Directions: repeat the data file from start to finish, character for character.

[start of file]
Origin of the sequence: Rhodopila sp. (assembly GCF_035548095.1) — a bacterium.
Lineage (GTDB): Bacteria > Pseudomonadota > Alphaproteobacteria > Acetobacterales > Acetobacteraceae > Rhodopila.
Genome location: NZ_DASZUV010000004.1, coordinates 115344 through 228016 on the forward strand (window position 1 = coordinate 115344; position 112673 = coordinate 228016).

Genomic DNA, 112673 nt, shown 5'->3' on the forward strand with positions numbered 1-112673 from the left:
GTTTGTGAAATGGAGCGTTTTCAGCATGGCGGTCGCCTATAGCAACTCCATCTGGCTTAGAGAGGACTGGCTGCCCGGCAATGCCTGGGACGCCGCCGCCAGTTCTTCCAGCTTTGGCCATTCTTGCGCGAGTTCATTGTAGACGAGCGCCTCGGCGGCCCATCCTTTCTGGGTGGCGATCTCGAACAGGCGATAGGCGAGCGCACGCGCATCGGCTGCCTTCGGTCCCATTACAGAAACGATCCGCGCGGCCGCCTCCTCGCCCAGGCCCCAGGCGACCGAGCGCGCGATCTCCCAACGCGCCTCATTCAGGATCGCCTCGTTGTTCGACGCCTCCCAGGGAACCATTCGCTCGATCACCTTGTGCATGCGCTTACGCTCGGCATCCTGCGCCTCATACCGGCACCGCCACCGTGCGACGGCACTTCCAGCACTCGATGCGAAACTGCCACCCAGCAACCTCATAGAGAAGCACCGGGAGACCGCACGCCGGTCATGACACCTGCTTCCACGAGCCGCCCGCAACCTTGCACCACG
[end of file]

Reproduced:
Origin of the sequence: Rhodopila sp. (assembly GCF_035548095.1) — a bacterium.
Lineage (GTDB): Bacteria > Pseudomonadota > Alphaproteobacteria > Acetobacterales > Acetobacteraceae > Rhodopila.
Genome location: NZ_DASZUV010000004.1, coordinates 115344 through 228016 on the forward strand (window position 1 = coordinate 115344; position 112673 = coordinate 228016).

Genomic DNA, 112673 nt, shown 5'->3' on the forward strand with positions numbered 1-112673 from the left:
GTTTGTGAAATGGAGCGTTTTCAGCATGGCGGTCGCCTATAGCAACTCCATCTGGCTTAGAGAGGACTGGCTGCCCGGCAATGCCTGGGACGCCGCCGCCAGTTCTTCCAGCTTTGGCCATTCTTGCGCGAGTTCATTGTAGACGAGCGCCTCGGCGGCCCATCCTTTCTGGGTGGCGATCTCGAACAGGCGATAGGCGAGCGCACGCGCATCGGCTGCCTTCGGTCCCATTACAGAAACGATCCGCGCGGCCGCCTCCTCGCCCAGGCCCCAGGCGACCGAGCGCGCGATCTCCCAACGCGCCTCATTCAGGATCGCCTCGTTGTTCGACGCCTCCCAGGGAACCATTCGCTCGATCACCTTGTGCATGCGCTTACGCTCGGCATCCTGCGCCTCATACCGGCACCGCCACCGTGCGACGGCACTTCCAGCACTCGATGCGAAACTGCCACCCAGCAACCTCATAGAGAAGCACCGGGAGACCGCACGCCGGTCATGACACCTGCTTCCACGAGCCGCCCGCAACCTTGCACCACG